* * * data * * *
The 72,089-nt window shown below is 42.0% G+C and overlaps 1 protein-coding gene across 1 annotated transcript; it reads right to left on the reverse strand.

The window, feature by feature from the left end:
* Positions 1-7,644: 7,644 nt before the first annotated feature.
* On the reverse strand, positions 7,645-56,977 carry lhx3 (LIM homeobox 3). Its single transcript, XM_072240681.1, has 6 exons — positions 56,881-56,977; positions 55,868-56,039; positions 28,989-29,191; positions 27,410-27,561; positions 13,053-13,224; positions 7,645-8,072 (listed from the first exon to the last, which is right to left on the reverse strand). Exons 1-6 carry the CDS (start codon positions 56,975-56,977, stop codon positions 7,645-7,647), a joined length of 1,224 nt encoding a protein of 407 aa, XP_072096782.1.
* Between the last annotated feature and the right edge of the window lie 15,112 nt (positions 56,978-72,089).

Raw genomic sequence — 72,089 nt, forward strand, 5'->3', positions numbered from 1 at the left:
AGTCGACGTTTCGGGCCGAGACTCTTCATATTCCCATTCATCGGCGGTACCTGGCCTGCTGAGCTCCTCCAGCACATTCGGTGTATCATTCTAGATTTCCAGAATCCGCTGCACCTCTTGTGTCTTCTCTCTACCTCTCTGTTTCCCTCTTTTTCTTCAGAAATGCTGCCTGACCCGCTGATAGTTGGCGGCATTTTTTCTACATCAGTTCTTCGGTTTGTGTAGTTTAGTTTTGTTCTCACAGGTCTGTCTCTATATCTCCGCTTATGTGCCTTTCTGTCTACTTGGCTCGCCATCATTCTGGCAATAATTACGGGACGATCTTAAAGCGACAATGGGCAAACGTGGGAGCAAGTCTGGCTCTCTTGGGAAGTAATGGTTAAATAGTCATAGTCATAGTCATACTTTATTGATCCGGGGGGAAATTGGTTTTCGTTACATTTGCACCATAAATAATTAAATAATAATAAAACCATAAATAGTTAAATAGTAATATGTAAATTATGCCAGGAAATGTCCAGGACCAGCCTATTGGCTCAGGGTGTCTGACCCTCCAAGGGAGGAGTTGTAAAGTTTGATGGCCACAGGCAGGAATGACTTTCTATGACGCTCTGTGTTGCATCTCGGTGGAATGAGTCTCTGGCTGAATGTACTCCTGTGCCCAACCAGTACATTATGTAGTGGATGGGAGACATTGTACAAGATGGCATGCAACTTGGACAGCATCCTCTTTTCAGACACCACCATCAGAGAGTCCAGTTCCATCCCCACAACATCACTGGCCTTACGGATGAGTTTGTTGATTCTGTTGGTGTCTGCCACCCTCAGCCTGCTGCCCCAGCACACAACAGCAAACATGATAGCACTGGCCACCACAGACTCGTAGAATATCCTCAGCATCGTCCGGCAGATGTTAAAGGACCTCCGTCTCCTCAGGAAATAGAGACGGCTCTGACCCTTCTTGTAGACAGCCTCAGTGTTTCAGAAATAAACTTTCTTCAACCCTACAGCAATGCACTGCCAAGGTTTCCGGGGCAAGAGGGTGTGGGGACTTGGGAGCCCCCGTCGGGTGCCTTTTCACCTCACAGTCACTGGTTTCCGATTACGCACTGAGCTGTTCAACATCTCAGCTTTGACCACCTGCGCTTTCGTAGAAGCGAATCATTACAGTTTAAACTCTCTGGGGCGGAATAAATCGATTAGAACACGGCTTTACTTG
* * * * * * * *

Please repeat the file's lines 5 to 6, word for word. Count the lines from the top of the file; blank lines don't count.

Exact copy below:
* Between the last annotated feature and the right edge of the window lie 15,112 nt (positions 56,978-72,089).

Raw genomic sequence — 72,089 nt, forward strand, 5'->3', positions numbered from 1 at the left: